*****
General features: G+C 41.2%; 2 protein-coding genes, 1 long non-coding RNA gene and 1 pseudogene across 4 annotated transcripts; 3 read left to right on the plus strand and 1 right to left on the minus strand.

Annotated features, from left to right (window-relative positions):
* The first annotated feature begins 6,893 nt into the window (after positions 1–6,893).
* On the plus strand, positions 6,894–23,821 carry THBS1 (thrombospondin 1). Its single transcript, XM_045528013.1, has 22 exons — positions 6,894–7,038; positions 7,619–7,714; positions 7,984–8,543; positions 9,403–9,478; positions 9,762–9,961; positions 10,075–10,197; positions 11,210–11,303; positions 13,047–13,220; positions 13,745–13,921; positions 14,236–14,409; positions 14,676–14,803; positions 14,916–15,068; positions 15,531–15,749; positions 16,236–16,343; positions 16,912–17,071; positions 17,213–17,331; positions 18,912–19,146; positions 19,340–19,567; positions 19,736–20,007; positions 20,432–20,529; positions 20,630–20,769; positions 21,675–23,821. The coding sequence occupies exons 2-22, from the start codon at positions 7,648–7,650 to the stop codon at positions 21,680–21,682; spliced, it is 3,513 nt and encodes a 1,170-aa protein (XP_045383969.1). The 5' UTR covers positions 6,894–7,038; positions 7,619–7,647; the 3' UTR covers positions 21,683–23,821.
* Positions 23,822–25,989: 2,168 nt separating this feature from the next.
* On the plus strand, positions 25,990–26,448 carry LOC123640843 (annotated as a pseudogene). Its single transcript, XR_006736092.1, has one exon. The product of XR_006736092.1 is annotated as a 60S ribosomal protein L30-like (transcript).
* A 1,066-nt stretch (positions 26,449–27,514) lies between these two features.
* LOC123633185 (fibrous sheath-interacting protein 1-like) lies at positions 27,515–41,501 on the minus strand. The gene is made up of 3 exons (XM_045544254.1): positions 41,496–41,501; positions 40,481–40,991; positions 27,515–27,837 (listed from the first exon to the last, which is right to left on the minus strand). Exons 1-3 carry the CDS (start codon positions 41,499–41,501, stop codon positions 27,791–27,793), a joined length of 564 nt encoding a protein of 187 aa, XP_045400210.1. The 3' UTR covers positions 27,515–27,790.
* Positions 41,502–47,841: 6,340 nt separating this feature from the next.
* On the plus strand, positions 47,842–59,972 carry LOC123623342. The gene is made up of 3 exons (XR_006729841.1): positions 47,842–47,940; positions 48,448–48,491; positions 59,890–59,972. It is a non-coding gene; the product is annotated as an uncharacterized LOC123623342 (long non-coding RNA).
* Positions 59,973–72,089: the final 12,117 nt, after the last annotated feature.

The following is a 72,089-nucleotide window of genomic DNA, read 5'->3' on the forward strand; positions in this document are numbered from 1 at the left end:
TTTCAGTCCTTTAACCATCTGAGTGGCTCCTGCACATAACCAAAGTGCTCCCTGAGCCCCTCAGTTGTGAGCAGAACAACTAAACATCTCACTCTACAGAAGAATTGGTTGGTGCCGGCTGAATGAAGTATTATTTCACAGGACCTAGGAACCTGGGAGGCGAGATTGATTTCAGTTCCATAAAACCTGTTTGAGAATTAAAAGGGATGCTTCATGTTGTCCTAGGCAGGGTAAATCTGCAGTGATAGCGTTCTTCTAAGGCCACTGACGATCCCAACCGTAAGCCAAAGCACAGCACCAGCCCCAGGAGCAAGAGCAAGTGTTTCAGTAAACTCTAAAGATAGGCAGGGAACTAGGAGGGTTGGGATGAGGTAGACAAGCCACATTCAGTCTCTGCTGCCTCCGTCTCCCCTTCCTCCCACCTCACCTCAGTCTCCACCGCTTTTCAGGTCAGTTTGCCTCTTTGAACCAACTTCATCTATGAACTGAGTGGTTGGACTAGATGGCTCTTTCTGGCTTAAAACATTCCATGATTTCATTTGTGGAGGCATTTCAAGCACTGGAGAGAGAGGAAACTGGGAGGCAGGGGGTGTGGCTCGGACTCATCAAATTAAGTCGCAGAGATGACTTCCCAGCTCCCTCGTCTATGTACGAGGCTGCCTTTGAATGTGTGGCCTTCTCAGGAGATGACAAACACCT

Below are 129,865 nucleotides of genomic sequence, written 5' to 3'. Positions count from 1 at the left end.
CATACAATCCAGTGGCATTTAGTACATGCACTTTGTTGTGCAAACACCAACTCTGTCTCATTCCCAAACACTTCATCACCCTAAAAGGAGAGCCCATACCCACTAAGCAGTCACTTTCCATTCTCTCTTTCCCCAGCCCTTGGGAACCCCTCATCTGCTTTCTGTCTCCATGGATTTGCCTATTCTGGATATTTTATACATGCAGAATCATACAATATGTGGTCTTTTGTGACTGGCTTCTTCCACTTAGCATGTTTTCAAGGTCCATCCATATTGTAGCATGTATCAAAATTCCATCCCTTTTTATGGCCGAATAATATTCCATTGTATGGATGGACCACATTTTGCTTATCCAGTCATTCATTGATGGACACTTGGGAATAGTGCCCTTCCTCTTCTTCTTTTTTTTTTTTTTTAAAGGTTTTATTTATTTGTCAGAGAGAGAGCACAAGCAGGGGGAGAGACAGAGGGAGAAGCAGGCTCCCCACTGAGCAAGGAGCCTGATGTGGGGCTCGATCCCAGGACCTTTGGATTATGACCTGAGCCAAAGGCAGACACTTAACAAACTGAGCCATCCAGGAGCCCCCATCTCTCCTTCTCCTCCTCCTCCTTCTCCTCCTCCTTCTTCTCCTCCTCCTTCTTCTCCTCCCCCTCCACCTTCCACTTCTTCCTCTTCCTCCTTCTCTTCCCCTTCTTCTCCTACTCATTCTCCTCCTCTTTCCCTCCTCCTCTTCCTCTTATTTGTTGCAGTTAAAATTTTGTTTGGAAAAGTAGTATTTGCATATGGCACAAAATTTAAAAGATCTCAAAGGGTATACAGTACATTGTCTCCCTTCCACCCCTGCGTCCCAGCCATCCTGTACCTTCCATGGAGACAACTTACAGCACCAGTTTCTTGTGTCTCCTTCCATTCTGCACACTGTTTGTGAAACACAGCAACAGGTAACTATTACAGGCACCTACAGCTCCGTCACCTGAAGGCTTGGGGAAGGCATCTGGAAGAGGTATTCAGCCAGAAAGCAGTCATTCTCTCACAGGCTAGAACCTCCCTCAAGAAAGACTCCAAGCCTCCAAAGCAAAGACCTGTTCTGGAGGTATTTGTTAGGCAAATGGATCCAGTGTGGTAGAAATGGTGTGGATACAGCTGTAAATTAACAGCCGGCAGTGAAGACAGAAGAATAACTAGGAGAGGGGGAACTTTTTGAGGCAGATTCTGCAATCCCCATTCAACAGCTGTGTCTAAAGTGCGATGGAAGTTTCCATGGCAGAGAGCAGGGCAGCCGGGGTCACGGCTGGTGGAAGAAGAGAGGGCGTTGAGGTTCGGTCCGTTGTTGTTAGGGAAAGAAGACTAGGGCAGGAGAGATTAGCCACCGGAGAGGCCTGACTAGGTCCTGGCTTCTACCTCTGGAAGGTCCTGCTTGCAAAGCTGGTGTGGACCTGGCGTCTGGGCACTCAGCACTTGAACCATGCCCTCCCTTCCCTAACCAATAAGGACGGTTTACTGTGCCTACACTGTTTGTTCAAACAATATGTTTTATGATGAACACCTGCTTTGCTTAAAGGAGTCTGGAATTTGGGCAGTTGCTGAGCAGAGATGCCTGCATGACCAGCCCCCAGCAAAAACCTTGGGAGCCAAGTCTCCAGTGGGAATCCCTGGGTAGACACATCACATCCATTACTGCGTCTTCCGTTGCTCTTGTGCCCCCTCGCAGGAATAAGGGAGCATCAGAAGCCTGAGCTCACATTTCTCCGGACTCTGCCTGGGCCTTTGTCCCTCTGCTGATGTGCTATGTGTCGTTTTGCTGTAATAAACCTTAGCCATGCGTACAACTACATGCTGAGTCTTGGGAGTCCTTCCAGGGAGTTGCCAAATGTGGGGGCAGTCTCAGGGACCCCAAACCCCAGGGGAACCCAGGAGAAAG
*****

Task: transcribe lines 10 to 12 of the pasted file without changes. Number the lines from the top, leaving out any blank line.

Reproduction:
* On the plus strand, positions 47,842–59,972 carry LOC123623342. The gene is made up of 3 exons (XR_006729841.1): positions 47,842–47,940; positions 48,448–48,491; positions 59,890–59,972. It is a non-coding gene; the product is annotated as an uncharacterized LOC123623342 (long non-coding RNA).
* Positions 59,973–72,089: the final 12,117 nt, after the last annotated feature.

The following is a 72,089-nucleotide window of genomic DNA, read 5'->3' on the forward strand; positions in this document are numbered from 1 at the left end: